Movie Details: From its opening multi-language titles (that sure looks like Swedish) to the closing arrest of the entire Dark Ages cast by modern-day bobbies, Monty Python & the Holy Grail has "comedy cult classic" written all over it. This time the Pythonites savage the legend of King Arthur, juxtaposing some excellently selected exterior locations with an unending stream of anachronistic one-liners, non sequiturs, and slapstick set pieces. The Knights of the Round Table set off in search of the Holy Grail on foot, as their lackeys make clippety-clop sounds with coconut shells. A plague-ridden community, ringing with the cry of "bring out your dead," offers its hale and hearty citizens to the body piles. A wedding of convenience is attacked by Arthur's minions while the pasty-faced groom continually attempts to burst into song. The good guys are nearly thwarted by the dreaded, tree-shaped "Knights who Say Ni!" A feisty enemy warrior, bloodily shorn of his arms and legs in the thick of battle, threatens to bite off his opponent's kneecap. A French military officer shouts such taunts as "I fart in your general direction" and "I wave my private parts at your aunties." Rabbits are a particular obsession of the writers this time around, ranging from the huge Trojan Rabbit to the "killer bunny" that decapitates one of the knights. Graham Chapman, John Cleese, Terry Gilliam, Eric Idle, Terry Jones, and Michael Palin collaborated on the script and assumed most of the onscreen roles, while Gilliam and Jones served as co-directors. — Hal Erickson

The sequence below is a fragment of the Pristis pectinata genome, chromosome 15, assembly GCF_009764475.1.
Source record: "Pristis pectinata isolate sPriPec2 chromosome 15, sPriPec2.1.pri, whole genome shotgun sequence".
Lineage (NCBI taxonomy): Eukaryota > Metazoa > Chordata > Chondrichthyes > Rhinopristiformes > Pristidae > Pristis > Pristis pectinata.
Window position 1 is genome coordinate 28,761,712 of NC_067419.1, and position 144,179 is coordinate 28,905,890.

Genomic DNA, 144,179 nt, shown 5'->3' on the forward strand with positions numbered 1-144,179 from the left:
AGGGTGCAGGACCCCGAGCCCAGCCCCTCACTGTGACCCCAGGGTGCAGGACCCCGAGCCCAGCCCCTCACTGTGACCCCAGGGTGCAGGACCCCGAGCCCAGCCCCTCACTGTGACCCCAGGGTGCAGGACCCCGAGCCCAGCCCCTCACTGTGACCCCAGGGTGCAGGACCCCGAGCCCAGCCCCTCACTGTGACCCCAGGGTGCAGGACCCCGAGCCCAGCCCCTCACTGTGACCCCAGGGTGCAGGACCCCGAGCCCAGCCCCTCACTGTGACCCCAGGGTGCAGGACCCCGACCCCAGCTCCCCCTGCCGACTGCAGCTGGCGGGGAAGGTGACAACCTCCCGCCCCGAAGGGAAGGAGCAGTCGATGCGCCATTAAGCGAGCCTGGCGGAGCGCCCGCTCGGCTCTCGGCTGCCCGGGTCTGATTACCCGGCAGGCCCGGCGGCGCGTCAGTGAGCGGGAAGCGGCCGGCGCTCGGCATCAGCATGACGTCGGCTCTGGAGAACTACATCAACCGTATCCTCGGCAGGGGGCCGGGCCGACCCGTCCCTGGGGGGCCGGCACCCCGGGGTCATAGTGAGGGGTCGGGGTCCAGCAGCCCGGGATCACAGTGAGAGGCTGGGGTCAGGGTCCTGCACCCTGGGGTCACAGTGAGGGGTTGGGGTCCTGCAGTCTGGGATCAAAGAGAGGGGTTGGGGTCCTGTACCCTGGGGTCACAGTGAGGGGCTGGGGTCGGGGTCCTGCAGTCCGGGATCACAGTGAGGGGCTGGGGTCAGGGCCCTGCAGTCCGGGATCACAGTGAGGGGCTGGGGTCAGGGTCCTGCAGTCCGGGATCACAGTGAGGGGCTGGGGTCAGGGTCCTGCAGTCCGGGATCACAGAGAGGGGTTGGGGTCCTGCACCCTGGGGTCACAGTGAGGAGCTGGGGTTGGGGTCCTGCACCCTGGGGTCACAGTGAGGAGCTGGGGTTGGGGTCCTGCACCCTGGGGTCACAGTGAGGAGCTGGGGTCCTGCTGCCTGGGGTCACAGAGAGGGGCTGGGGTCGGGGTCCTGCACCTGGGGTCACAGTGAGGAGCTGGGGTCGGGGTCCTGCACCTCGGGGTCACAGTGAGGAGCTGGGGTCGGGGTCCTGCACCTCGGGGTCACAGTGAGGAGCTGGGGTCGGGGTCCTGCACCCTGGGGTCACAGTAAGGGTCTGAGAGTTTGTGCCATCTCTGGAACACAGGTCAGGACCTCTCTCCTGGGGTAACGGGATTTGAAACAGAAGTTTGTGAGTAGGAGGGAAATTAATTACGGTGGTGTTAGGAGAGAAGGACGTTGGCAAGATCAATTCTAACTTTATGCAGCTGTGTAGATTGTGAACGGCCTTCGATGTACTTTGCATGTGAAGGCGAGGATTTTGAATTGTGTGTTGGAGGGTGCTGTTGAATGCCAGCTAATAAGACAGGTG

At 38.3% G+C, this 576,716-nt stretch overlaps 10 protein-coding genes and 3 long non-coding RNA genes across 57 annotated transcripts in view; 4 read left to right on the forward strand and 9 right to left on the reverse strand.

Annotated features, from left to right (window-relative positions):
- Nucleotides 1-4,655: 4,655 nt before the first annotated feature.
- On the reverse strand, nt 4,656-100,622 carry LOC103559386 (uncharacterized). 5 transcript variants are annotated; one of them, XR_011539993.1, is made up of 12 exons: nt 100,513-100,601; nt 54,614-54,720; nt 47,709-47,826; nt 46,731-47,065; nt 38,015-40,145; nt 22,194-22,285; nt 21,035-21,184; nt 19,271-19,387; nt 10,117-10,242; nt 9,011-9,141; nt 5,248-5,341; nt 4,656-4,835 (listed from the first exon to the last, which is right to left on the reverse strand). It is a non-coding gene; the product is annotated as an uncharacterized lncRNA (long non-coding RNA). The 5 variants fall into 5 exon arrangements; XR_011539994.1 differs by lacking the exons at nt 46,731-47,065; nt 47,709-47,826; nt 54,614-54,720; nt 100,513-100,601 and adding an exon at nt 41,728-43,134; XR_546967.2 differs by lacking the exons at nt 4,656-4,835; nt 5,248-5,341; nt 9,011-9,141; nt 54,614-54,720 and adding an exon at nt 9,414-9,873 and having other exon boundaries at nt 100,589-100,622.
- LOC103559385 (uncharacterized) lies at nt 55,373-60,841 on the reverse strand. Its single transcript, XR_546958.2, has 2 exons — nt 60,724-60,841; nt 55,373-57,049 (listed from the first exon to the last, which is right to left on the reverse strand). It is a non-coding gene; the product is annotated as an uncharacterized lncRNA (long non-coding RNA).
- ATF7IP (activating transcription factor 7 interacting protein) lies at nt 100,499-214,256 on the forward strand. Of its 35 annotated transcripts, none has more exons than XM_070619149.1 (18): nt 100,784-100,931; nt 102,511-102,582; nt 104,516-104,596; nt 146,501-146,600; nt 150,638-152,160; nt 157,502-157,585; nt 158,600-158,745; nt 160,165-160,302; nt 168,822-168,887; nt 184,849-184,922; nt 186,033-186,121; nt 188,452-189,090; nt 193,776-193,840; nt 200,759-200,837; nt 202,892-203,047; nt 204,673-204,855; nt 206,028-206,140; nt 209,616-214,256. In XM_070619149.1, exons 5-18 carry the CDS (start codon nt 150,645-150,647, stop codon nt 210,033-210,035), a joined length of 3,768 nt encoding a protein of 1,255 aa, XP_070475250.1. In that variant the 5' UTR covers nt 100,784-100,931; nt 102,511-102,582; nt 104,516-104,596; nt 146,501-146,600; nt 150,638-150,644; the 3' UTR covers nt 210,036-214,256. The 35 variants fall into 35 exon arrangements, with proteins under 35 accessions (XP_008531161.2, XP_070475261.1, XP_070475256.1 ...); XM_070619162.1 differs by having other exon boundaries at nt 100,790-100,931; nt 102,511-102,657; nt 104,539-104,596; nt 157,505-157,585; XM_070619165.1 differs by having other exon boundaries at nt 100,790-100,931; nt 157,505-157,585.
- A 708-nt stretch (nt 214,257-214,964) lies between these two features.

The first feature-length film from Monty Python, the quintet of physically and verbally gymnastic British sketch comics, is not only widely considered their funniest, but one of the funniest films ever committed to celluloid. Known for abruptly ending TV skits mid-stream with the segue "And now for something completely different" — due both to their distaste for writing endings and their ADD giddiness to move onward — the troupe finds uncharacteristic continuity here, examining one fertile topic from each of its absurd angles. Yet the movie is still comprised of distinct segments, any of which could serve as a favorite for fans who want to recite the choicest dialogue and make converts of the uninitiated. But for five minutes of sheer uncontrollable hysterics, one need only watch the scene in which Graham Chapman steadily lops the limbs from a foolishly determined knight, who continues issuing taunts even after he's been totally neutralized. Irritated more than threatened, Chapman's King Arthur keeps hacking at the prating cripple just to shut him up — it's the only sane reaction in this ridiculous world full of delusional windbags. Chapman is a wonderful constant as the frustrated straight man, and his colleagues lob one demented set piece after another "in his general direction." The temptation is to enumerate these clever interludes, but a catapulted cow really needs to be seen to be appreciated. The only time Monty Python and the Holy Grail stumbles is at its sudden ending, a cop-out that's pure Python. Or maybe it's just that any end to such enlightened joke slinging is cause for lament.